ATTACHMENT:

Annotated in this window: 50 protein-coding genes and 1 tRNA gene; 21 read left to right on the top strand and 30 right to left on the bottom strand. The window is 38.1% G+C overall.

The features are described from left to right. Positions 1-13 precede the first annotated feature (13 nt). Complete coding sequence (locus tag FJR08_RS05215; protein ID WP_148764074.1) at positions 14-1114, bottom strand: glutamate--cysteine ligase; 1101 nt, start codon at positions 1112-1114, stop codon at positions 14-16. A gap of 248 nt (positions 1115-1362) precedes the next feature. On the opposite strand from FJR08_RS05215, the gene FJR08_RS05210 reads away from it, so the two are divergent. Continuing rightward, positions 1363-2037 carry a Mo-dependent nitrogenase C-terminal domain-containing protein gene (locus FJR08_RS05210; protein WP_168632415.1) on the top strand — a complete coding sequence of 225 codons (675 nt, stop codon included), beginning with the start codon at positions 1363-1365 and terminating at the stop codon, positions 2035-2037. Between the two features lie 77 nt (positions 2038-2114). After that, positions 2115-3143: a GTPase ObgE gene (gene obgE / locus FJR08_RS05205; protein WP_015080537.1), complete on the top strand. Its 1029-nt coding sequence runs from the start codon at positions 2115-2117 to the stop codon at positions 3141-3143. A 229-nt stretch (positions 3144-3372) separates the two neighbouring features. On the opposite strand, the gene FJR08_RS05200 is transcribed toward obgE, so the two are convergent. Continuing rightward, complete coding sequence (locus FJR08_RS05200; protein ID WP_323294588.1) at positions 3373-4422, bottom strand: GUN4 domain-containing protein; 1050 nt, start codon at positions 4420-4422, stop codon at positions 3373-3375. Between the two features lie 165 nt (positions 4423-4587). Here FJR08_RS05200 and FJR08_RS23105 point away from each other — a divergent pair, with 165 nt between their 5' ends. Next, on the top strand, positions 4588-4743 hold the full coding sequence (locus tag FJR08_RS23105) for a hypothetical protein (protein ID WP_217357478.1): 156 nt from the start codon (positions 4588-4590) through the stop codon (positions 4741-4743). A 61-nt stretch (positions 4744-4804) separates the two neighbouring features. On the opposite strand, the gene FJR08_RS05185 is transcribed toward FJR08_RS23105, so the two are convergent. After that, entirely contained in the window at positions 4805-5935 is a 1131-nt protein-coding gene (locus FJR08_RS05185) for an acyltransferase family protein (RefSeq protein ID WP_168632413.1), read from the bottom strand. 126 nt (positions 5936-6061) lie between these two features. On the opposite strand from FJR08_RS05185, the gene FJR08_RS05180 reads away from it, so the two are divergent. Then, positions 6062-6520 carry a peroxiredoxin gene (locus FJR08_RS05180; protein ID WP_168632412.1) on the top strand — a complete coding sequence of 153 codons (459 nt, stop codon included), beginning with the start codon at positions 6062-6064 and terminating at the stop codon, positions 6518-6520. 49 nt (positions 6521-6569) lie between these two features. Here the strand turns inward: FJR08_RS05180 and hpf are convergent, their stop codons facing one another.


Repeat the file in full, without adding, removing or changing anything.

Annotated in this window: 50 protein-coding genes and 1 tRNA gene; 21 read left to right on the top strand and 30 right to left on the bottom strand. The window is 38.1% G+C overall.

The features are described from left to right. Positions 1-13 precede the first annotated feature (13 nt). Complete coding sequence (locus tag FJR08_RS05215; protein ID WP_148764074.1) at positions 14-1114, bottom strand: glutamate--cysteine ligase; 1101 nt, start codon at positions 1112-1114, stop codon at positions 14-16. A gap of 248 nt (positions 1115-1362) precedes the next feature. On the opposite strand from FJR08_RS05215, the gene FJR08_RS05210 reads away from it, so the two are divergent. Continuing rightward, positions 1363-2037 carry a Mo-dependent nitrogenase C-terminal domain-containing protein gene (locus FJR08_RS05210; protein WP_168632415.1) on the top strand — a complete coding sequence of 225 codons (675 nt, stop codon included), beginning with the start codon at positions 1363-1365 and terminating at the stop codon, positions 2035-2037. Between the two features lie 77 nt (positions 2038-2114). After that, positions 2115-3143: a GTPase ObgE gene (gene obgE / locus FJR08_RS05205; protein WP_015080537.1), complete on the top strand. Its 1029-nt coding sequence runs from the start codon at positions 2115-2117 to the stop codon at positions 3141-3143. A 229-nt stretch (positions 3144-3372) separates the two neighbouring features. On the opposite strand, the gene FJR08_RS05200 is transcribed toward obgE, so the two are convergent. Continuing rightward, complete coding sequence (locus FJR08_RS05200; protein ID WP_323294588.1) at positions 3373-4422, bottom strand: GUN4 domain-containing protein; 1050 nt, start codon at positions 4420-4422, stop codon at positions 3373-3375. Between the two features lie 165 nt (positions 4423-4587). Here FJR08_RS05200 and FJR08_RS23105 point away from each other — a divergent pair, with 165 nt between their 5' ends. Next, on the top strand, positions 4588-4743 hold the full coding sequence (locus tag FJR08_RS23105) for a hypothetical protein (protein ID WP_217357478.1): 156 nt from the start codon (positions 4588-4590) through the stop codon (positions 4741-4743). A 61-nt stretch (positions 4744-4804) separates the two neighbouring features. On the opposite strand, the gene FJR08_RS05185 is transcribed toward FJR08_RS23105, so the two are convergent. After that, entirely contained in the window at positions 4805-5935 is a 1131-nt protein-coding gene (locus FJR08_RS05185) for an acyltransferase family protein (RefSeq protein ID WP_168632413.1), read from the bottom strand. 126 nt (positions 5936-6061) lie between these two features. On the opposite strand from FJR08_RS05185, the gene FJR08_RS05180 reads away from it, so the two are divergent. Then, positions 6062-6520 carry a peroxiredoxin gene (locus FJR08_RS05180; protein ID WP_168632412.1) on the top strand — a complete coding sequence of 153 codons (459 nt, stop codon included), beginning with the start codon at positions 6062-6064 and terminating at the stop codon, positions 6518-6520. 49 nt (positions 6521-6569) lie between these two features. Here the strand turns inward: FJR08_RS05180 and hpf are convergent, their stop codons facing one another.